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Four days after a federal court declared the leadership structure of the Consumer Financial Protection Bureau (CFPB) to be unconstitutional, a leading figure in Obama Administration has come out in defense of the embattled agency.
In an interview today on CNBC, Treasury Secretary Jack Lew defended the CFPB by recalling the circumstances that helped to bring about its creation.
"We saw in 2007 to 2008 how bad consumer practices could actually accumulate and contribute to a financial crisis," Lew said. "We need to protect consumers and we also need to protect the financial system, and we shouldn't be rolling back Wall Street reform."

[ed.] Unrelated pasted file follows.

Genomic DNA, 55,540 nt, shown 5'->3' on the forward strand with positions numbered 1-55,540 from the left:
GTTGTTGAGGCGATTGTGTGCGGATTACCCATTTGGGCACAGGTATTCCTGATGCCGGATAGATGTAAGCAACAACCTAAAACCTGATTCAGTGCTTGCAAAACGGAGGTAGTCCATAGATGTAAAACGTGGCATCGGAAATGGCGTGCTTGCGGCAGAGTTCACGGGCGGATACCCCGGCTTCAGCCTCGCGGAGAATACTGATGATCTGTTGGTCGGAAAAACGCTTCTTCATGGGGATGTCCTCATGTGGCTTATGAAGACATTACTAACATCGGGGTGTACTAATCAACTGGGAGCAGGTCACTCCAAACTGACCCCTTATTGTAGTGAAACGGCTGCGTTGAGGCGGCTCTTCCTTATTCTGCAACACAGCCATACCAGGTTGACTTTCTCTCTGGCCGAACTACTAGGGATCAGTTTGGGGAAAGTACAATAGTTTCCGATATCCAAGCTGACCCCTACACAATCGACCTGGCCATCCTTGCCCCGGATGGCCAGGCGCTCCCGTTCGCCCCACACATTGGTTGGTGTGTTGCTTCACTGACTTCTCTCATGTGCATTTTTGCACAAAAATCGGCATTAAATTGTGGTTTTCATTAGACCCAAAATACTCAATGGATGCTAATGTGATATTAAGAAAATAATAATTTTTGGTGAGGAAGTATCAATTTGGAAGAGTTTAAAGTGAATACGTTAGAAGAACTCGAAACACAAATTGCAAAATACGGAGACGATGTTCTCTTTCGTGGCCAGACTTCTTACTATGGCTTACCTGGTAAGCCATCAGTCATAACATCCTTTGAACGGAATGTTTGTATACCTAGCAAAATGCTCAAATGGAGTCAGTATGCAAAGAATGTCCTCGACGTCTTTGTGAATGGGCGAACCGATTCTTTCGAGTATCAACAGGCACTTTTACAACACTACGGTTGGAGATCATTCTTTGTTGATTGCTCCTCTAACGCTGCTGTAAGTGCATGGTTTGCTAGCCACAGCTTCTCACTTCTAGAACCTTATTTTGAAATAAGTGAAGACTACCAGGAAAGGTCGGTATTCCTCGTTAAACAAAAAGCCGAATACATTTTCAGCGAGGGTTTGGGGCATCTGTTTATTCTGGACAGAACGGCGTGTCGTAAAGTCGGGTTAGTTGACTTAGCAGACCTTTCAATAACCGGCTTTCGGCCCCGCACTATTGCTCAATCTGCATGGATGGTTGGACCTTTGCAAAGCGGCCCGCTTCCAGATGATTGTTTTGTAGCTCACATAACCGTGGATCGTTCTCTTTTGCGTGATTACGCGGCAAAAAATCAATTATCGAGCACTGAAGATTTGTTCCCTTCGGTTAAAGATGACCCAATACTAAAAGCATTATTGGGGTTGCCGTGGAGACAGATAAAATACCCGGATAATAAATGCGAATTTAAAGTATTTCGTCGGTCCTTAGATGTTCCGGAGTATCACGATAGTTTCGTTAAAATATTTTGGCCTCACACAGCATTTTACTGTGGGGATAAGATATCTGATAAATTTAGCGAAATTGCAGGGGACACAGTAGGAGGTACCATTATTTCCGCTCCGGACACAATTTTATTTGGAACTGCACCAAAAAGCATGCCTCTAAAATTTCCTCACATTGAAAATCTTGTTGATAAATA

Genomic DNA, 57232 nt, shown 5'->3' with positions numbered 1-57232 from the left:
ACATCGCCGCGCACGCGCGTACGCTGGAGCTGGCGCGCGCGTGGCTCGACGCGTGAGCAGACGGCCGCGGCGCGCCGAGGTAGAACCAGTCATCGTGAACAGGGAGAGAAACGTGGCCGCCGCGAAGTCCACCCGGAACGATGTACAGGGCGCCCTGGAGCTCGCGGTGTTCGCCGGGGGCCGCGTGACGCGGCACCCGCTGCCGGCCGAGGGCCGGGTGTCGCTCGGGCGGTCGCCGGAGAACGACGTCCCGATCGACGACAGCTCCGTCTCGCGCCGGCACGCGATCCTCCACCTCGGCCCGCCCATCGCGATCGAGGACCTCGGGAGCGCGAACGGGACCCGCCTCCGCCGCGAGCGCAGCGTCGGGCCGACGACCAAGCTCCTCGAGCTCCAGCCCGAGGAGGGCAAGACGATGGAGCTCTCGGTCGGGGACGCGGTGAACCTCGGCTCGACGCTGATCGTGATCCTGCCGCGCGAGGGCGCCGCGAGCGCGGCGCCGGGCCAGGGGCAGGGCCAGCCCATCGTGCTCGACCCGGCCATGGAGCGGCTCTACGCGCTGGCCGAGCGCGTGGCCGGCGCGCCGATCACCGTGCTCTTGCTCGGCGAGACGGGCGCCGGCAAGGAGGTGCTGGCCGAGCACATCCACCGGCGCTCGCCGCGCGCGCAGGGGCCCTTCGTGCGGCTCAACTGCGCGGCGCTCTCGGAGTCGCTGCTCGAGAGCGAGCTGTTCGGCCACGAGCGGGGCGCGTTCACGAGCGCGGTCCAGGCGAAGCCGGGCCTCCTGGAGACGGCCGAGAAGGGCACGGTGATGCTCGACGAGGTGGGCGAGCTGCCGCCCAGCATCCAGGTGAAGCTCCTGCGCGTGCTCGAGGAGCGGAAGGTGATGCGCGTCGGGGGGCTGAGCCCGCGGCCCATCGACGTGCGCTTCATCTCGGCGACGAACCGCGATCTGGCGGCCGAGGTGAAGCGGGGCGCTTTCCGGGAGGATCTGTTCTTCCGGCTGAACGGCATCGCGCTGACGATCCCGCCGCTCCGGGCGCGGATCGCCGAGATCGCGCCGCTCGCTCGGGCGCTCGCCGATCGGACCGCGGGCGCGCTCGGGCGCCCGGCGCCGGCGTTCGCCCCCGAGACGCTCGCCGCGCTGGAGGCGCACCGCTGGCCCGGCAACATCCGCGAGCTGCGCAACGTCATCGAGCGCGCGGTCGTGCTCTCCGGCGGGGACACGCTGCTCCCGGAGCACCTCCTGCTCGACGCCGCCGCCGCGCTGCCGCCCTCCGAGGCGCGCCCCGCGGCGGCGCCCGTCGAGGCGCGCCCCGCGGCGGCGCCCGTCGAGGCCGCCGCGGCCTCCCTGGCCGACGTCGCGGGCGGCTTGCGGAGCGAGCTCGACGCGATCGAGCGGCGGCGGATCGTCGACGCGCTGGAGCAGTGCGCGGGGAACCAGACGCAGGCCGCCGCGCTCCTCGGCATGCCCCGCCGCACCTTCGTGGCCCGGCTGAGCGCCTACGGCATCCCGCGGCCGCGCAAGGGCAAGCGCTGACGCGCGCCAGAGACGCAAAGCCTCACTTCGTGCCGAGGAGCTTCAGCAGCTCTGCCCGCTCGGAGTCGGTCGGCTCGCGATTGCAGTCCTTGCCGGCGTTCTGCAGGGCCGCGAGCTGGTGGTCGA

Lew also pointed to the recent scandal involving Wells Fargo’s creation of phony customer accounts as evidence that the financial services industry operates in a manner that is "bad enough that it just takes away people's confidence and trust in their own banking relationship … This ought to be a moment where people stop and remember how dangerous the system is when you don't have the proper protections in place."
Lew did not specifically address this week’s court ruling on the CFPB. However, one of the agency’s leading critics—Rep. Jeb Hensarling, chairman of the House Financial Services Committee—also appeared on CNBC to question the CFPB’s response to the Wells Fargo scandal, which was brought to light by a newspaper investigation rather than a CFPB enforcement inquiry.
"Why was the story broken by an LA Times reporter years and years ago and only now … have our regulators seemingly caught it?" said Hensarling. "I don't know if they need a pat on the back or a swift kick in the backside."
Hensarling has previously recommended changing the power structure at the CFPB by replacing the single director with a five-person bipartisan commission.